I am Natasha from Brisbane, in Australia. I am a nurse and midwife and I have just spent about 3 months on Tanna, Vanuatu at the Kapalpal school and clinic near the village of Loanialu. I also did shifts in town at the Lenakel Hospital. God worked in amazing ways while I was on Tanna, providing everything that was needed, sometimes through unexpected angels and I am so thankful to Him for the time that I was privileged to spend there.
Sharing a day at Kapalpal
I just wanted to share a story of a day living and working up at Kapalpal school and clinic to give a bit of insight and hopefully inspire those who would like to support or be involved in the work there.
I usually woke at an average hour of about 6:30 which was not too difficult due to the lack of electricity sending me happily to bed by 7 most nights.☺ Yes, lots of sleep, but needed after busy days at the clinic. You never knew quite what to expect!
You were quite compelled to be out of bed and respectable by a good hour because most of the locals have been up for hours by 7 and think it quite normal to drop around looking for the “Mrs” because someone was sick, or they needed a plastic bag or just wanted a chat or to kindly drop off a local pancake.
I think about 70% of mornings I walked out to full fog and rain and my raincoat was an essential companion that definitely didn't feel neglected! I, of course, started my morning with a coffee and breaky and then walked the 100 metres to the clinic, sometimes being pelted with horizontal rain with ash in it. Don't worry there were also glorious sunny mornings too! ☺
Sometimes there was a line up of people already sheltering in the school kitchen just near the clinic and other mornings I would just have a gaggle of gorgeous local kindy kids trying to find anything possibly wrong so they could just hang out and fiddle with all the interesting things in the clinic.
Then one morning…
Early on in my trip in June I was called over to the clinic at about 7 in the morning. No one was really around to see a man with a burn. Turns out he’d gotten this burn almost 12 months earlier. The man seemed about 50 something, and looked quite sickly. His left arm was fully bandaged and the smell that hit me when I approached him made me feel immediately dizzy and panicky! It was just the two of us and he couldn't speak English /:
The only other time I had smelt such a smell was also the only time I had ever fainted, which was on my first student nurse placement in a nursing home, helping to change dressings on a lady with gangrene in her legs.
The bottom of her leg fell off with the dressing and I was holding the dirty bandage bag, a terrible smell, the same bright green discharge, the same smell.
My head spun and I tried to stay calm as I just knew I was going to faint because of the memory the smell held. So I set up and I prayed, “please give me the strength for this, I know you can get me through this”.
I pulled back the dressing and it was way worse than I had imagined, and the flies descended and I couldn't see anymore, so I staggered out the door and fainted on the concrete. The last thing I heard was an “Oh, dear” from my patient, who now had a completely exposed wound and no one around and a nurse on the floor. Perfect!!! I bet he was thinking, “Does this chick know what she's doing”? Haha!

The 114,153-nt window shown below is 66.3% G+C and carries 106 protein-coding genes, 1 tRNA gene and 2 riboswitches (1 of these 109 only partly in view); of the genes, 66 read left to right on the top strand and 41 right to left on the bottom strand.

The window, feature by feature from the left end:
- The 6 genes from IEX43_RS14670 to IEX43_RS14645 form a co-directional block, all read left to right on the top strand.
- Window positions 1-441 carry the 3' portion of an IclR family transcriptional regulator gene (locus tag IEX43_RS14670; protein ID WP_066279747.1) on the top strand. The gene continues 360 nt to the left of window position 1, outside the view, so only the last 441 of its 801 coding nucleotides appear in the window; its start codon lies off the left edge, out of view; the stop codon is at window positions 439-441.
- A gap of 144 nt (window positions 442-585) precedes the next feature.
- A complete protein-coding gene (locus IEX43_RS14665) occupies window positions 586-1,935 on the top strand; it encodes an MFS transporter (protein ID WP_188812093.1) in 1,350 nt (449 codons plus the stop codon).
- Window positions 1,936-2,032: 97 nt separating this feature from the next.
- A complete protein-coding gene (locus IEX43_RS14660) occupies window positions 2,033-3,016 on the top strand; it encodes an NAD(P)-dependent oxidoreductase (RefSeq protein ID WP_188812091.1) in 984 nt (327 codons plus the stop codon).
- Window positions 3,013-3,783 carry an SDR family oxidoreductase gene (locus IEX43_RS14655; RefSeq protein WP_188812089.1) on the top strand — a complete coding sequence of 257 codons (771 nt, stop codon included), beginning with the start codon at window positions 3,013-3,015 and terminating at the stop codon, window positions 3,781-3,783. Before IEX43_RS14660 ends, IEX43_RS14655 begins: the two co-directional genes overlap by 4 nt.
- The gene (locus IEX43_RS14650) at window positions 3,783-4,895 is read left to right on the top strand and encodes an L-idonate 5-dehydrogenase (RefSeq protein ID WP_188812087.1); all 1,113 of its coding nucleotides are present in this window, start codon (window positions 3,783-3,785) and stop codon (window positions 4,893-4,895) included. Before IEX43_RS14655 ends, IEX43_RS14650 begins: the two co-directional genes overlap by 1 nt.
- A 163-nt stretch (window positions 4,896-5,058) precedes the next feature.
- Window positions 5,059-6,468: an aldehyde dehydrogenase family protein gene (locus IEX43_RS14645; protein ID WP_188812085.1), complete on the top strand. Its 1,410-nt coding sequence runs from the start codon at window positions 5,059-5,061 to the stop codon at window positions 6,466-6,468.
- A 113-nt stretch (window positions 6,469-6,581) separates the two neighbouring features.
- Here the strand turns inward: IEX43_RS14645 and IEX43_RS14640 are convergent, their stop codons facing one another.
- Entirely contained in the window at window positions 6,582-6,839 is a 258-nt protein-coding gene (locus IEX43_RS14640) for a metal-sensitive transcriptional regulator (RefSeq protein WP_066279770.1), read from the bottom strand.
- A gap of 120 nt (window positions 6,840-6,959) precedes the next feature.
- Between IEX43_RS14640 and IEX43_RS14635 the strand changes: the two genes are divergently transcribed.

Let me finish this
Well I came to and prayed let me finish this, I have to finish this, so I pushed myself up, black dots in my vision, and started cleaning and slapping on some sort of dressing. Pretty sure it wasn't straight. I'm surprised it was on the arm. I could hardly see as I felt barely conscious and just repeated the words, “I'm so sorry”, over and over to the poor man and prayed please don't let me faint again. So after sitting down about three times on the floor while trying to complete the dressing I felt that it was at least adequately dressed till another day or another nurse could do something:/
Then I said, “Sorry,” again for the hundredth time and he said he would be back in 2 days. He was obviously crazy considering that I was on the floor more than I was dressing his arm, but I said, “Sure.” Then that night I prayed that the terrible job I had done dressing his arm would not cause it to drop off before two days!!
And God is good. He came back and I didn't faint and his arm was remarkably better. The smell was hardly there. He said he felt less sick and he came in beaming. Wow! Maybe I should faint more often! 🙂 Then I dressed his arm 3 times a week for 3 months. He started to be able to move his arm and the infection went and it was healing well.
I had regular patients and new patients all the time. It was a very rewarding job at the clinic and the people were just so grateful for your help, even though some days challenged me and put me out of my comfort zone! 🙂
I also had time to chill out and make friends with the locals, and had to hone my fire making skills and tackle some of my fears with rats and spiders. But it was an amazingly character building experience in which I had to learn to lean on God and trust Him with those things which are beyond our control.
The brothers and sisters at Loanialu are so friendly and welcoming and now feel like a second family. There are also so many people interested in learning about the Bible as most people already believe in God but don't have access to a Bible or are not able to read and understand the Bible by themselves.
Working in the clinic also allowed me to help people with their physical troubles, leading to their curiosity into what my beliefs were and wanting to know more about God. There is a lot of need on Tanna both physically and spiritually and not only was I able to contribute to them but I learnt and benefited so much myself from my time with them, and am thankful to God for calling me to spend time on Tanna this year.